Rush to Geothermal a Result of Poor Leadership

Caution: Geothermal

Caution: Geothermal

Solar and wave technologies are the future for Hawai`i, not large scale inter-island geothermal development. Investing in massive geothermal development will limit our other options for the next 30 years. That is a huge mistake.

Solar technology is advancing so fast it’s hard to keep up with it, and the price is dropping every year and will continue to do so; geothermal cannot do that.

Solar can be located where it is needed; geothermal can not do that. Solar is safe and really clean; geothermal is neither.

Solar is producing base load generation right now and the technology is improving almost monthly.

Alongside increased efficiency, a drop in the price of solar modules is also making the industry more appealing. Bloomberg reports that solar module prices have dropped 80% in the past three years.

In fact, prices dropped 21% last year and could drop another 50% this year. Solar is the future, not geothermal.

Puhagan geothermal plant, Philippines

Geothermal developers want to tie the public to 30 years of geothermal,  but the price tag is going to keep going up because they have to keep drilling new wells and import everything to keep the plants working.

Below are some links that show what I am saying is true. It’s not one idea or front but so many different advances that to ignore it is unreasonable. We have so much solar exposure the advantages over geothermal are staggering.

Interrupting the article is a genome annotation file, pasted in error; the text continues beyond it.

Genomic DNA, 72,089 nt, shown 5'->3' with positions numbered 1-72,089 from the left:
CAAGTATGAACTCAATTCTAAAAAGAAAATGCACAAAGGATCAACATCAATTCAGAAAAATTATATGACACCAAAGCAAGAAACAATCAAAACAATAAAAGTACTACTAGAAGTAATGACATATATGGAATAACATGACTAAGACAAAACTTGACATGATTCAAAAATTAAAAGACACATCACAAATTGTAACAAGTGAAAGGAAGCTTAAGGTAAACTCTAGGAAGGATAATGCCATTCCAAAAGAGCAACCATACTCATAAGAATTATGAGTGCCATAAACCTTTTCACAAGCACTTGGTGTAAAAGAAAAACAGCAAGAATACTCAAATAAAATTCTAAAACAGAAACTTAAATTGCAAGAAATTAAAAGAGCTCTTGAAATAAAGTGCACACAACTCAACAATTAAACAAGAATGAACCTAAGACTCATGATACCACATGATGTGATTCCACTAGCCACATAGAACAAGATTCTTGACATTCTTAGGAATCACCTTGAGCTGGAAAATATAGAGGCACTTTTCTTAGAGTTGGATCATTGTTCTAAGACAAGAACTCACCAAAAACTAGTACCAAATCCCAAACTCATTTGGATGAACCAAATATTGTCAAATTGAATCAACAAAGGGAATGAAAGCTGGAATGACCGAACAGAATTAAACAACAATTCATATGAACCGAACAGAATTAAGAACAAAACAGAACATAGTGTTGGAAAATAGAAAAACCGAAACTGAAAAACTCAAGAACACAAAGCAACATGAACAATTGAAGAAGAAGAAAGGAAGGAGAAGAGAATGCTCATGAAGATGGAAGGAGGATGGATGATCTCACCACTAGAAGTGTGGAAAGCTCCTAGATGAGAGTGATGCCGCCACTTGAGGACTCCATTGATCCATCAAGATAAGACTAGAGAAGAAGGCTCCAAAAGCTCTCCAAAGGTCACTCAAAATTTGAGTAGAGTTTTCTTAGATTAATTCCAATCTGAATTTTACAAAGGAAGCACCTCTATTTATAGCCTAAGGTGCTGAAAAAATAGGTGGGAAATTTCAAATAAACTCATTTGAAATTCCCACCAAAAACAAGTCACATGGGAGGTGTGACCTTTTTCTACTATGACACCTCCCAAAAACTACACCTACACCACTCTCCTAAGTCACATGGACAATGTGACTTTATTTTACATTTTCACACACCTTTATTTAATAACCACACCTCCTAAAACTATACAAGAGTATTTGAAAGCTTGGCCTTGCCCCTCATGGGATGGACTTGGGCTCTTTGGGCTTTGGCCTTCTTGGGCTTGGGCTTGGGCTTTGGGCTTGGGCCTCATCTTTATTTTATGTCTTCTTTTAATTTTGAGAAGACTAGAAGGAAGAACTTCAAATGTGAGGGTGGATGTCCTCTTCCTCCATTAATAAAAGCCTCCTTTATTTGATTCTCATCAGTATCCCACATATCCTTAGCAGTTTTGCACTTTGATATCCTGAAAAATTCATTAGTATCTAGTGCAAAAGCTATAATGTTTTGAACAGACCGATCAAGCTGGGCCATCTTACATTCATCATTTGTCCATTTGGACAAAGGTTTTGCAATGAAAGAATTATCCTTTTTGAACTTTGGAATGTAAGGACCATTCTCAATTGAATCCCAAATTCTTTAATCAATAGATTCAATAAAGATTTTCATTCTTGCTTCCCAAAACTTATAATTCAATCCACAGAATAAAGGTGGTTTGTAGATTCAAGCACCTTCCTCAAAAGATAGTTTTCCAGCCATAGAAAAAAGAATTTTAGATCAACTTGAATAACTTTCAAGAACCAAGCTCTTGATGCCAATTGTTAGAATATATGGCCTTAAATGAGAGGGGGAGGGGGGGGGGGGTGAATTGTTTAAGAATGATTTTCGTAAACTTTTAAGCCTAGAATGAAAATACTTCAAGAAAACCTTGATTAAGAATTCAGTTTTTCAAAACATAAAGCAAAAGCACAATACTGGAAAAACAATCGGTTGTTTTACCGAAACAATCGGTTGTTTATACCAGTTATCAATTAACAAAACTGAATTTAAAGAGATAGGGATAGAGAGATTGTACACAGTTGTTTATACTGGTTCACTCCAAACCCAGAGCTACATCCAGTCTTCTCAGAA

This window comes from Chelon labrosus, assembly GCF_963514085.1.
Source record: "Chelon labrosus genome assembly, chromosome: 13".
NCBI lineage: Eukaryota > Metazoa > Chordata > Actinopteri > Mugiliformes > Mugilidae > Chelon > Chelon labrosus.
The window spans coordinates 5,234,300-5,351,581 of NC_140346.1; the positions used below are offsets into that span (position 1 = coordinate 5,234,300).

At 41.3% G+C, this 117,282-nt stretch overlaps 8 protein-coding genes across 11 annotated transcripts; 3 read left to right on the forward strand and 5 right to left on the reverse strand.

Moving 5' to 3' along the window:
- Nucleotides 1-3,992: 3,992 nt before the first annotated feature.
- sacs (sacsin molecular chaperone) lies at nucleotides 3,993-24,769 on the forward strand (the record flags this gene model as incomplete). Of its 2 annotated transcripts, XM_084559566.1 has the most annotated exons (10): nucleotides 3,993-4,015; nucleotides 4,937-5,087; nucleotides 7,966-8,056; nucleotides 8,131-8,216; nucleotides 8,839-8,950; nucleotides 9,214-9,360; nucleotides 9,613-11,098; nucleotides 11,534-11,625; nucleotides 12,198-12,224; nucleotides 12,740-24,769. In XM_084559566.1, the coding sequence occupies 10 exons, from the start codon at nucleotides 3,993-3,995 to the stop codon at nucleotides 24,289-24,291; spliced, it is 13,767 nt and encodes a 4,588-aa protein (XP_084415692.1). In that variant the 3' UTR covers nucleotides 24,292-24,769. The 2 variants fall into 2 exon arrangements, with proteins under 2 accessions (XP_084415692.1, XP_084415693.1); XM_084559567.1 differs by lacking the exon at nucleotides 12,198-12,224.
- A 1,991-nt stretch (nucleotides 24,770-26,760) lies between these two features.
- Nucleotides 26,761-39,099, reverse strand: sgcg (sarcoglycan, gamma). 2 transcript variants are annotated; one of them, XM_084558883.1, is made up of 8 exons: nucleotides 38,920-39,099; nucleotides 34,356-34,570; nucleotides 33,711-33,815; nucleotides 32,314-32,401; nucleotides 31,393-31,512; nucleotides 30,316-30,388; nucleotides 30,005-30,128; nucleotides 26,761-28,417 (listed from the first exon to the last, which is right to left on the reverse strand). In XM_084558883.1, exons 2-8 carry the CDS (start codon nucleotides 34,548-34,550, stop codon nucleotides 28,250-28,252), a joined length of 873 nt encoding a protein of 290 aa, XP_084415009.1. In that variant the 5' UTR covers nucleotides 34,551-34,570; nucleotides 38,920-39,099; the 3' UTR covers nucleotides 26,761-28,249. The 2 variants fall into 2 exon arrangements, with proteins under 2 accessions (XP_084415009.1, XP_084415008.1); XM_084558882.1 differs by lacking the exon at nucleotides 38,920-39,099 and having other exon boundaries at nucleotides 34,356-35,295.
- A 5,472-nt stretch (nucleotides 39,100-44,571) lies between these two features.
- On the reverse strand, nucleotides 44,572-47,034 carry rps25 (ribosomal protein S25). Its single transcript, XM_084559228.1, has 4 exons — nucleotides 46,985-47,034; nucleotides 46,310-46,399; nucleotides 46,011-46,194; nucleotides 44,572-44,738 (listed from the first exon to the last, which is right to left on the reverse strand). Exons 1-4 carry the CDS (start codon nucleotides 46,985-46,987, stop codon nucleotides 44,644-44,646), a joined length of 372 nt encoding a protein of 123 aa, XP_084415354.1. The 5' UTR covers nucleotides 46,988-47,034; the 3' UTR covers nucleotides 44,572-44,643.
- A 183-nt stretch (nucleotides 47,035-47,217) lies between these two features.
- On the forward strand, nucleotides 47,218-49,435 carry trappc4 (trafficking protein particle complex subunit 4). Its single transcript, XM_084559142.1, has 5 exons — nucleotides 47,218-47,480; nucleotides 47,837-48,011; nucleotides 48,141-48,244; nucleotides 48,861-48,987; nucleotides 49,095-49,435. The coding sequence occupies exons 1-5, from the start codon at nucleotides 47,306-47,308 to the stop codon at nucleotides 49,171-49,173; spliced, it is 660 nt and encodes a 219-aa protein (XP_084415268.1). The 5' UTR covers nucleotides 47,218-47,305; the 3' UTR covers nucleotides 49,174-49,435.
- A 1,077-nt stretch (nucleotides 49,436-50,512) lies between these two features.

The idea of royalties and quick cash have so skewed the process and stacked all of the commissions, boards, advisory panels, and working groups, that Hawaii’s energy future has been put in very real jeopardy by a disturbingly flawed process.

The Hawaii Geothermal Cable Project aims to lay underwater electrical transmission lines between the Big Island and the other islands.  Elimination of the cable project could save (in my estimation) over $10 billion, which could be used to invest in sustainable energy projects. The economic analysis we had done in 1990 found that, to be feasible, the cable would have to subsidized. They wasted $26 million tax dollars on the cable studies project back in the 1980s. Now they plan to risk many billions more on a cable that must run through the deepest and roughest channel ever attempted. The cable will be vulnerable to disruptions and failure; then what?

Without a doubt there will be staggering cost overruns. We simply cannot afford to put many billions into this without even looking at the other choices being used in other places.

All the other viable options have been discounted without a process to assess them. Some options are as simple as full utilization of solar water heaters but are not being implemented by our elected officials who are not providing real innovation or leadership. Ignoring the huge reduction in electricity we can get just from solar water heaters instead of racing to build more power plants shows the options we have are not being looked at. That is a simple off-the-shelf solution that can be done now, yet we are told we must build more power plants instead.

Steam rising from bore holes at Nesjavellir Geothermal Power Plant in Iceland